FIG. 4A illustrates the 16-bit words held in the register of one of several accumulators.
FIG. 4B illustrates the 16-bit words held in the register of one of several accumulators.
FIG. 4C illustrates the 16-bit words held in the register of one of several accumulators.
FIG. 4D illustrates the 16-bit words held in the register of one of several accumulators.
FIG. 4E illustrates the 16-bit words held in the register of one of several accumulators.
Power switches and keys for word processing and other computer tasks are neither shown nor discussed as they are known to those skilled in the art.
The Bicameral keyboard illustrated in FIG. 1 comprises laterally-disposed left keypad 1L and right keypad 1R, each with ten keys. The keypads 1L and 1R are essentially mirror-images of each other to accommodate normal hand movement, inasmuch as one hand is the mirror-image of the other hand. The nine character-keys 2L and 2R on each keypad 1L and 1R are arranged in a group comprising three essentially horizontal rows of three laterally disposed keys located above the thumb-keys 3L AND 3R to accommodate normal finger movement.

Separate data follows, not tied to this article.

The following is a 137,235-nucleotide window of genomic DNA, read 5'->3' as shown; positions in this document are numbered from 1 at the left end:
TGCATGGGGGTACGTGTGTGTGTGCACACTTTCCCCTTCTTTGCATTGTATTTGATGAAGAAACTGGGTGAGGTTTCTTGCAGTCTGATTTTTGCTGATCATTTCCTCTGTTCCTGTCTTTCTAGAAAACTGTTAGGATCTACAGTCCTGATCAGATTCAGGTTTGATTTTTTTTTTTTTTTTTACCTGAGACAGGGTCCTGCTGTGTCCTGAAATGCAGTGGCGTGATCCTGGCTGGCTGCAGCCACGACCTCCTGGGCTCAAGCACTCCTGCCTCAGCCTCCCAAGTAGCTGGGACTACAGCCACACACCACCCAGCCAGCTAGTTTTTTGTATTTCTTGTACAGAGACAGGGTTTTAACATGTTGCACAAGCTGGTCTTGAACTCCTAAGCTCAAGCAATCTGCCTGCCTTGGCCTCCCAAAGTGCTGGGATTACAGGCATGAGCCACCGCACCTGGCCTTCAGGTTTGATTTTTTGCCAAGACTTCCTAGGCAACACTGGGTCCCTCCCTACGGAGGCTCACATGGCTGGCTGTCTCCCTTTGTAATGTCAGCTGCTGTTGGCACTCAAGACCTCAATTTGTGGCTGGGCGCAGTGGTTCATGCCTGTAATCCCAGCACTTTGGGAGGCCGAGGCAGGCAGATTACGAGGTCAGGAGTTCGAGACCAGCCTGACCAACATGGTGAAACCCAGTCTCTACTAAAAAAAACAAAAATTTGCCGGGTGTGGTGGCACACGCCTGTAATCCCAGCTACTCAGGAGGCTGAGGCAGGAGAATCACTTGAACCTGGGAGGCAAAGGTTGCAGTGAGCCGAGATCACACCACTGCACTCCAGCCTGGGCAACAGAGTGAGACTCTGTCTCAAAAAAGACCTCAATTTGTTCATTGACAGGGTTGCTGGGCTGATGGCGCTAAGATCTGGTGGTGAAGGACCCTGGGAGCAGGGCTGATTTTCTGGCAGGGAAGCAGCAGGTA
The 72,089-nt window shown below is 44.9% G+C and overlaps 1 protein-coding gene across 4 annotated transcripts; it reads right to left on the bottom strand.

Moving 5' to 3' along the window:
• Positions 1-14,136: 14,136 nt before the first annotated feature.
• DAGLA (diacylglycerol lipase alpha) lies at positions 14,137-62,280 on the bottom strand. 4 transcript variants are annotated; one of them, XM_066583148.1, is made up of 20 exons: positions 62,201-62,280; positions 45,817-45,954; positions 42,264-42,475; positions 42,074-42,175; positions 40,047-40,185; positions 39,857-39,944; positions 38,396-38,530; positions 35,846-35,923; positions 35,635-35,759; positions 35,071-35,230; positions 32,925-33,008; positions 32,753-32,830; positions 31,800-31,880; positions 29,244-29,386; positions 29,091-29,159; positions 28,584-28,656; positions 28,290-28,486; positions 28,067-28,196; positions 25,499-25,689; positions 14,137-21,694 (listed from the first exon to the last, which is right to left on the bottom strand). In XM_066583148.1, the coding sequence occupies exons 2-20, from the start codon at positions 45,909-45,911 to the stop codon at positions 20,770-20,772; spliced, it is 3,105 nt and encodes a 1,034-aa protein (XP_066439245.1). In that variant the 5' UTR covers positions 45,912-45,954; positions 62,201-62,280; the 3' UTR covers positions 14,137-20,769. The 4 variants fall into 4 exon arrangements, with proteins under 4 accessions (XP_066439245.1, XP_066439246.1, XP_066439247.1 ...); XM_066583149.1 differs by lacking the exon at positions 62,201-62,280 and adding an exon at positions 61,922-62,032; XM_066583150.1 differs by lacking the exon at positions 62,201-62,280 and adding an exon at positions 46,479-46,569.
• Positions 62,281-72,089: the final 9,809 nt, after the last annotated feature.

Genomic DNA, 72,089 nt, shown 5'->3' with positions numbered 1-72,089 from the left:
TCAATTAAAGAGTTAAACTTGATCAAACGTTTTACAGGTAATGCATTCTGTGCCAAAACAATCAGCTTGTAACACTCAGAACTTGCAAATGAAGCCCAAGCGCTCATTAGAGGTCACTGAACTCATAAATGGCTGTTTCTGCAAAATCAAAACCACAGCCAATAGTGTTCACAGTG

The inner three character-keys 2i of each keypad 1L and 1R are actuated by the index fingers (Digitus Secundus), the middle three character-keys 2m by the middle fingers (Digitus Medius), and the outer three character-keys 2o by the ring fingers (Digitus Annularis) of the right and left hands. The simultaneous depression of any two pairs of character-keys, two keys each 2L and 2R on each keypad 1L and 1R, generates a discrete signal comprising two 16-bit words specifying one character.